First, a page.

More Than a Battlefield: Why Gettysburg Should be on Your Bucket List


Gettysburg is often called the most famous small town in America because it was the site of the greatest military clash of the American Civil War.  Union and Confederate forces fought fiercely over three days (July 1-3, 1863), suffering more than 51,000 casualties. 

The battle is famously called the "high-water mark" of the Confederacy.

Four months later, President Abraham Lincoln traveled to Gettysburg to commemorate the sacrifice of "those who here gave their lives." His Gettysburg Address--memorized by school children over the ages--became the most famous speech delivered by an American president. 

The battle and Lincoln's speech alone explain why more than a million people each year visit a small Pennsylvania borough nestled along the Appalachian Mountains. It's why 22,000 "Friends of Gettysburg" offer gifts and labor to help the National Park Service preserve the grounds and interpret the battle in perpetuity.

But dig just a little deeper and you'll quickly find out why Gettysburg National Military Park should be on the bucket list of every American.  

More Than a Battlefield: Why Gettysburg Should be on Your Bucket List

The Park was created to honor the sacrifice of Civil War veterans, but through its sheer scope and significance, encompassing more than 6,000 acres and some 1400 monuments, it honors the veterans of all our wars.  

Gettysburg Foundation Great Task Air Patrol. From More Than a Battlefield: Why Gettysburg Should be on Your Bucket List
Participant in the Gettysburg Foundation’s Great Task Program for Youth

Gettysburg is also a teaching tool for the issues of our day, such as reconciliation in a deeply divided America. This was exemplified by the reunions of Union and Confederate soldiers that took place at Gettysburg for decades after the battle.  The Eternal Light Peace Memorial was erected to symbolize this reconciliation, and dedicated by President Franklin Roosevelt in 1938, on the 75th anniversary of the battle; it became the inspiration for the "eternal flame" that now burns at the grave of President John Kennedy at Arlington National Cemetery. The peace light is a vivid reminder to contemporary Americans that we can rise above our bitter divisions, just as the veterans did who fought here.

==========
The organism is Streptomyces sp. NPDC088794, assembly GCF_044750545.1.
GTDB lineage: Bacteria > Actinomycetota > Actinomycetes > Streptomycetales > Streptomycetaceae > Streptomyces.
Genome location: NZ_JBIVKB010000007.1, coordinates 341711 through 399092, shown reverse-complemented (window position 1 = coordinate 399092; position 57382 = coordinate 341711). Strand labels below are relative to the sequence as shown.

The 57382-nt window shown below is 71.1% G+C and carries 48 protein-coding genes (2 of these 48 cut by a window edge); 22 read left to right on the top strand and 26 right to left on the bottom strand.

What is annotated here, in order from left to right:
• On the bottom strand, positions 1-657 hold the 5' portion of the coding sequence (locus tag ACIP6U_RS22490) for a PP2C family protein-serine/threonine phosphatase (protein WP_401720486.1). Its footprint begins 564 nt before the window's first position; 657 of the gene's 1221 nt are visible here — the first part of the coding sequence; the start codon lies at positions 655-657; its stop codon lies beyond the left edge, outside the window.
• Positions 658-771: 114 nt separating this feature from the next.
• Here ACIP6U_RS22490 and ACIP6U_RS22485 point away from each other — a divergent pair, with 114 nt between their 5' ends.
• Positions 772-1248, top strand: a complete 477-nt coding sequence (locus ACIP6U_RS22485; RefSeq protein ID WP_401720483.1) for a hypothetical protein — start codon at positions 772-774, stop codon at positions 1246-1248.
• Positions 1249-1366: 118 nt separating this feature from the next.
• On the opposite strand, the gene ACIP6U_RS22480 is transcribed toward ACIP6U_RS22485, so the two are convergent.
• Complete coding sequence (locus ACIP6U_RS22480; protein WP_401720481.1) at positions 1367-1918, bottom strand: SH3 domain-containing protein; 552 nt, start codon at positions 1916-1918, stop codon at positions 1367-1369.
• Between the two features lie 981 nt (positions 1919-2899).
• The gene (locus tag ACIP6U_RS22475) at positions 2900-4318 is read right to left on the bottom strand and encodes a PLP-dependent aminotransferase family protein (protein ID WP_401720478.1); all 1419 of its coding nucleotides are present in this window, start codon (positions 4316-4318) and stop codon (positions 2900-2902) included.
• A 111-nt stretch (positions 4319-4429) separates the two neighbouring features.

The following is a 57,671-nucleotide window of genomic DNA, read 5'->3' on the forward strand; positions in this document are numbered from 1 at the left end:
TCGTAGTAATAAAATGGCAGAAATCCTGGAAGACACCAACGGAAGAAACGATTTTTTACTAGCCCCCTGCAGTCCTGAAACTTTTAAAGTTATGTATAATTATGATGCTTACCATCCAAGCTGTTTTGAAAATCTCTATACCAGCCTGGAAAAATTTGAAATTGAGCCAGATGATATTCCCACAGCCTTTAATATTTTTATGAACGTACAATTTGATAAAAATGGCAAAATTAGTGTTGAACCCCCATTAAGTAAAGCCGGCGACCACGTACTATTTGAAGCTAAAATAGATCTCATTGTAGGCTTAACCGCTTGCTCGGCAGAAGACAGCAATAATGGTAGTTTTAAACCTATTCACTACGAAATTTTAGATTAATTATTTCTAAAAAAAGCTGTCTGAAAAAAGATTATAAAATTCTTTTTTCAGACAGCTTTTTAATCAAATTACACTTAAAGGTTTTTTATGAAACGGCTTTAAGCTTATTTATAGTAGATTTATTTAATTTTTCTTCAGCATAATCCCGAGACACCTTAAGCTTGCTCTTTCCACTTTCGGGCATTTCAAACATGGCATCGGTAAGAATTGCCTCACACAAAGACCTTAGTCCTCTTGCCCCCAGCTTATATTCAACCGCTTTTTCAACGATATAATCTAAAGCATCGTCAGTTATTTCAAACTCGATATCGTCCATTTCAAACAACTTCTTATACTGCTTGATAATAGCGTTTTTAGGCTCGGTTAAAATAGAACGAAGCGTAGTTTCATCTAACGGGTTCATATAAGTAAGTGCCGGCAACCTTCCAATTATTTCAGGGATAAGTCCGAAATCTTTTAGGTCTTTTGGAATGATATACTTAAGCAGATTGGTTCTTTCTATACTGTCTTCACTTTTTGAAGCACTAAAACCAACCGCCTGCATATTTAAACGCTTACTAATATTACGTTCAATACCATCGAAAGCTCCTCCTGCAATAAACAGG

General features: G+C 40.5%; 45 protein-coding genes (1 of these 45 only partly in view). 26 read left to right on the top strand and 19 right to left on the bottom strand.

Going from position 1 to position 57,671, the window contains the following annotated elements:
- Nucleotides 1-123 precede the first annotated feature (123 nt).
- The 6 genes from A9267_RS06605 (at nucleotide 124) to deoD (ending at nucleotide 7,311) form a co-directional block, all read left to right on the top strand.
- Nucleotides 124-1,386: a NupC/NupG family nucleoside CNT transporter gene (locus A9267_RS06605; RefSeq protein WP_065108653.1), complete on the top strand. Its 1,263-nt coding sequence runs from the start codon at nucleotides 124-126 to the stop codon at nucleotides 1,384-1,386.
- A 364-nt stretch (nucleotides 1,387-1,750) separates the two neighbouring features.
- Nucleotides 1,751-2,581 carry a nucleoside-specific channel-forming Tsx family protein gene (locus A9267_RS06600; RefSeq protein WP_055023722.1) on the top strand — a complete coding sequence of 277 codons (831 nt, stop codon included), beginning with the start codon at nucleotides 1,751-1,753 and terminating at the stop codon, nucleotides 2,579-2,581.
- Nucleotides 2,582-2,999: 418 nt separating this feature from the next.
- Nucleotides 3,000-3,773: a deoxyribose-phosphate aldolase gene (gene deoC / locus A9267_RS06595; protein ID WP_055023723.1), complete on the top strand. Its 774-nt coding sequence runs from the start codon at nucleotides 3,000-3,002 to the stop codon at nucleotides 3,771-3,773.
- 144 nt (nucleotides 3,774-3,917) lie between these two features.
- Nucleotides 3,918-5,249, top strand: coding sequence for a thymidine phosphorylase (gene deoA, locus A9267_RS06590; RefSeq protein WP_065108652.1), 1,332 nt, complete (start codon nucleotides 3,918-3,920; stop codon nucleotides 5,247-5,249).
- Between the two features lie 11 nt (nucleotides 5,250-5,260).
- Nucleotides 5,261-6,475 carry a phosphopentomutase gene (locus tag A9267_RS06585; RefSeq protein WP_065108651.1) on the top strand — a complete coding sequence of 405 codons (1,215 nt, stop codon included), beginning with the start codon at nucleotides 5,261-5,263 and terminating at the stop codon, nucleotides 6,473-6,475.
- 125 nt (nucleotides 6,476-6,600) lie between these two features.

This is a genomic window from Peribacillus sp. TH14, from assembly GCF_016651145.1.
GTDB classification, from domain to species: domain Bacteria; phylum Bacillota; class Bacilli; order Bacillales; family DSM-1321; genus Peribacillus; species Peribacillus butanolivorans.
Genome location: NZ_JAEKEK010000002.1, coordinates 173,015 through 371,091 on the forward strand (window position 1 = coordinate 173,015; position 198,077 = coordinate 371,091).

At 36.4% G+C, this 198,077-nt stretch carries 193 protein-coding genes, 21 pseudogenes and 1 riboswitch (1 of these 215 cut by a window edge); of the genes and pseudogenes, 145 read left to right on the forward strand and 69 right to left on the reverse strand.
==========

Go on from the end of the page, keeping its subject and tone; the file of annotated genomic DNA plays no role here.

Visitors on the path to the Visitor Center. From More Than a Battlefield: Why Gettysburg Should be on Your Bucket List
Visitors on the path to the Visitor Center

Related, Gettysburg is a teaching tool for the racial conflicts of our time. Part of the battle was fought over ground occupied by free African-American farmers, who were forced to flee before they would be captured and sent south into slavery. After the battle, African-Americans helped restore the community. A local woman named Lydia Hamilton Smith made daily excursions on a wagon into the countryside, explaining the carnage at Gettysburg and returning with supplies. Racial issues were easily glossed over during veteran reunions, but on the 100th anniversary of the battle, Vice President Lyndon Johnson traveled to Gettysburg to speak about racial injustice in the year before Congress passed the Civil Rights Act of 1964. Gettysburg is a place to reflect upon the state of race relations, ranging from White nationalism to Black Lives Matter.

The death of a young woman named Jennie Wade--killed by a shot while baking biscuits in her sister's house--awakens one's conscience about the innocent victims of violent conflict. 

Gettysburg Foundation Lincoln Statue Outside Visitor Center. From More Than a Battlefield: Why Gettysburg Should be on Your Bucket List
Gettysburg Foundation Lincoln Statue Outside Visitor Center

Gettysburg is a perfect venue to learn about the agriculture, architecture, and medicine of the era; the Spangler Farm near the Park's Museum and Visitor Center was an active field hospital for Union and Confederate wounded alike after the battle. The story of Gettysburg residents, Union surgeons, and Quaker nurses streaming into town to care for injured Confederates is a timeless story of caring and compassion.